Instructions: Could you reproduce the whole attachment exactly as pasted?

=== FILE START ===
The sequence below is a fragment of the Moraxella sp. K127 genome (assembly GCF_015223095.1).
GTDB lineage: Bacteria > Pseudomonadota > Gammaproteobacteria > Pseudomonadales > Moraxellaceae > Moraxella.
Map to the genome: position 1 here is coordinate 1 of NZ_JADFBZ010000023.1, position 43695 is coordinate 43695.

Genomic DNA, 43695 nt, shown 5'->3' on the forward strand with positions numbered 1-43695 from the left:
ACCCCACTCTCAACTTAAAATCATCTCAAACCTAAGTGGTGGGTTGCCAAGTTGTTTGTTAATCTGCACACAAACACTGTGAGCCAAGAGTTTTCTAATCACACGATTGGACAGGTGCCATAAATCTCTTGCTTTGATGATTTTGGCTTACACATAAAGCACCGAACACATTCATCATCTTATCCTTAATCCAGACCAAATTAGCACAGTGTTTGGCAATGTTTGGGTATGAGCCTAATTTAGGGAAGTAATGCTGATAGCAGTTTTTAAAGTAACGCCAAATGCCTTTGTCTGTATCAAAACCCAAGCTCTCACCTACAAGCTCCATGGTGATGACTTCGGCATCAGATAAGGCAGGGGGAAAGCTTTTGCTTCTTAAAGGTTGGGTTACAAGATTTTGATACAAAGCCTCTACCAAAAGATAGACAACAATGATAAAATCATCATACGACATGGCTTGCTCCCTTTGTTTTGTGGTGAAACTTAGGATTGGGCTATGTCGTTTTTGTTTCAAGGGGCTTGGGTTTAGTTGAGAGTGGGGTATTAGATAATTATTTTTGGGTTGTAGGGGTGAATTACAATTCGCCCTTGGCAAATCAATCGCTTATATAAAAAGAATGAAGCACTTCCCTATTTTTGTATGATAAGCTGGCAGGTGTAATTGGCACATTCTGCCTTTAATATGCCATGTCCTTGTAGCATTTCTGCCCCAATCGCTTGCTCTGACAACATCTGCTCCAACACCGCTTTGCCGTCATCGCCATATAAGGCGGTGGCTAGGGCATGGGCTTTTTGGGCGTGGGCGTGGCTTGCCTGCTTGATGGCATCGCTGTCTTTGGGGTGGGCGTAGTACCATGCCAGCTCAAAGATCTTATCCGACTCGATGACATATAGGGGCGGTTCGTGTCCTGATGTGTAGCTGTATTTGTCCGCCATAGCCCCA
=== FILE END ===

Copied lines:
The sequence below is a fragment of the Moraxella sp. K127 genome (assembly GCF_015223095.1).
GTDB lineage: Bacteria > Pseudomonadota > Gammaproteobacteria > Pseudomonadales > Moraxellaceae > Moraxella.
Map to the genome: position 1 here is coordinate 1 of NZ_JADFBZ010000023.1, position 43695 is coordinate 43695.

Genomic DNA, 43695 nt, shown 5'->3' on the forward strand with positions numbered 1-43695 from the left:
ACCCCACTCTCAACTTAAAATCATCTCAAACCTAAGTGGTGGGTTGCCAAGTTGTTTGTTAATCTGCACACAAACACTGTGAGCCAAGAGTTTTCTAATCACACGATTGGACAGGTGCCATAAATCTCTTGCTTTGATGATTTTGGCTTACACATAAAGCACCGAACACATTCATCATCTTATCCTTAATCCAGACCAAATTAGCACAGTGTTTGGCAATGTTTGGGTATGAGCCTAATTTAGGGAAGTAATGCTGATAGCAGTTTTTAAAGTAACGCCAAATGCCTTTGTCTGTATCAAAACCCAAGCTCTCACCTACAAGCTCCATGGTGATGACTTCGGCATCAGATAAGGCAGGGGGAAAGCTTTTGCTTCTTAAAGGTTGGGTTACAAGATTTTGATACAAAGCCTCTACCAAAAGATAGACAACAATGATAAAATCATCATACGACATGGCTTGCTCCCTTTGTTTTGTGGTGAAACTTAGGATTGGGCTATGTCGTTTTTGTTTCAAGGGGCTTGGGTTTAGTTGAGAGTGGGGTATTAGATAATTATTTTTGGGTTGTAGGGGTGAATTACAATTCGCCCTTGGCAAATCAATCGCTTATATAAAAAGAATGAAGCACTTCCCTATTTTTGTATGATAAGCTGGCAGGTGTAATTGGCACATTCTGCCTTTAATATGCCATGTCCTTGTAGCATTTCTGCCCCAATCGCTTGCTCTGACAACATCTGCTCCAACACCGCTTTGCCGTCATCGCCATATAAGGCGGTGGCTAGGGCATGGGCTTTTTGGGCGTGGGCGTGGCTTGCCTGCTTGATGGCATCGCTGTCTTTGGGGTGGGCGTAGTACCATGCCAGCTCAAAGATCTTATCCGACTCGATGACATATAGGGGCGGTTCGTGTCCTGATGTGTAGCTGTATTTGTCCGCCATAGCCCCA